Article Text

Download PDFPDF
No widespread dissemination of Chlamydia trachomatis diagnostic-escape variants and the impact of Neisseria gonorrhoeae positivity on the Aptima Combo 2 assay
  1. Michelle Jayne Cole1,
  2. Grahame S Davis1,
  3. Helen Fifer1,
  4. John Michael Saunders1,2,
  5. Magnus Unemo3,
  6. Ronza Hadad3,
  7. David J Roberts1,
  8. Mohammed Fazal1,
  9. Michaela Joanne Day1,
  10. Jack Minshull1,
  11. Peter Muir4,
  12. Paddy J Horner5,6,
  13. Noel O Gill1,
  14. Kate Folkard1
  1. 1National Infection Service, Public Health England, London, UK
  2. 2Research Department of Infection and Population Health, University College London, London, UK
  3. 3WHO Collaborating Centre for Gonorrhoea and Other STIs, National Reference Laboratory for Pathogenic Neisseria, Department of Laboratory Medicine, Microbiology, Faculty of Medicine and Health, Örebro University, Orebro, Sweden
  4. 4Bristol Public Health Laboratory, Public Health England, Bristol, UK
  5. 5School of Social and Community Medicine, University of Bristol, Bristol, UK
  6. 6Bristol Sexual Health Centre, University Hospitals Bristol NHS Foundation Trust, Bristol, UK
  1. Correspondence to Dr Michelle Jayne Cole, Public Health England, London NW9 5EQ, UK; Michelle.Cole{at}phe.gov.uk

Abstract

Objectives A Finnish Chlamydia trachomatis (CT) new variant was detected in 2019 that escaped detection in the Hologic Aptima Combo 2 (AC2) assay due to a C1515T mutation in the CT 23S rRNA target region. Reflex testing of CT-negative/CT-equivocal specimens as well as those positive for Neisseria gonorrhoeae (NG) with the Hologic Aptima CT (ACT) assay was recommended to identify any CT variants.

Methods From June to October 2019, specimens with discrepant AC2/ACT CT results were submitted to Public Health England and screened for detectable CT DNA using an inhouse real-time (RT)-PCR. When enough DNA was present, partial CT 23S rRNA gene sequencing was performed. Analysis of available relative light units and interpretative data was performed.

Results A total of 317 discordant AC2/ACT specimens were collected from 315 patients. Three hundred were tested on the RT-PCR; 53.3% (n=160) were negative and 46.7% (n=140) were positive. Due to low DNA load in most specimens, sequencing was successful for only 36 specimens. The CT 23S rRNA wild-type sequence was present in 32 specimens, and two variants with C1514T or G1523A mutation were detected in four specimens from three patients. Of the discordant specimens with NG interpretation, 36.6% of NG-negative/CT-negative AC2 specimens had detectable CT DNA on the inhouse RT-PCR vs 53.3% of NG-positive/CT-negative specimens.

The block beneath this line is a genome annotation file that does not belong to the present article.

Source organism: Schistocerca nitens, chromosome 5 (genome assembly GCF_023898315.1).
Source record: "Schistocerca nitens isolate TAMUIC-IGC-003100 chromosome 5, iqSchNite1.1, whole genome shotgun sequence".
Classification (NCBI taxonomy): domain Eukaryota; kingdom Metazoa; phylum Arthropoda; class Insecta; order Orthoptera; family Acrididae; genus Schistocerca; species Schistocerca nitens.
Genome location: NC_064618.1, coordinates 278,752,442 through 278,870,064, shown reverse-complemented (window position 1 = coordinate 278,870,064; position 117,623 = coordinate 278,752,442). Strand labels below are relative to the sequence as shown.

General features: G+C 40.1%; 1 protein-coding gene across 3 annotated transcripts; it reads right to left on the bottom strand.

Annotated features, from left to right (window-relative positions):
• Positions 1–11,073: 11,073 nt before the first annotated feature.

Conclusions No widespread dissemination of AC2 diagnostic-escape CT variants has occurred in England. We however identified the impact of NG positivity on the discordant AC2/ACT specimens; a proportion appeared due to NG positivity and the associated NG signal, rather than any diagnostic-escape variants or low DNA load. Several patients with gonorrhoea may therefore receive false-negative AC2 CT results. Single diagnostic targets and multiplex diagnostic assays have their limitations such as providing selection pressure for escape mutants and potentially reduced sensitivity, respectively. These limitations must be considered when establishing diagnostic pathways.

  • Chlamydia trachomatis
  • Neisseria gonorrhoeae
  • molecular diagnostic techniques
  • chlamydia infections
  • nucleic acid amplification techniques

Data availability statement

Data are available upon reasonable request. Data are available upon reasonable request by contacting the corresponding author of the manuscript.

Statistics from Altmetric.com

Data availability statement

Data are available upon reasonable request. Data are available upon reasonable request by contacting the corresponding author of the manuscript.

View Full Text

Footnotes

  • Handling editor Deborah Williamson

  • Twitter @saunders_j

  • Contributors MJC, GSD, HF, JMS, DJR, PM, PJH, ONG and KF were involved in the design of the study. MJC, MU, RH, MF, MJD and JM were responsible for the laboratory investigations. MJC and GSD analysed the data. MJC, GSD, HF, JMS, MU and KF drafted the paper, which was commented on and approved by all the authors. MJC is responsible for the overall content of the manuscript.

  • Funding The authors have not declared a specific grant for this research from any funding agency in the public, commercial or not-for-profit sectors.

  • Competing interests None declared.

  • Provenance and peer review Not commissioned; externally peer reviewed.

Request Permissions

If you wish to reuse any or all of this article please use the link below which will take you to the Copyright Clearance Center’s RightsLink service. You will be able to get a quick price and instant permission to reuse the content in many different ways.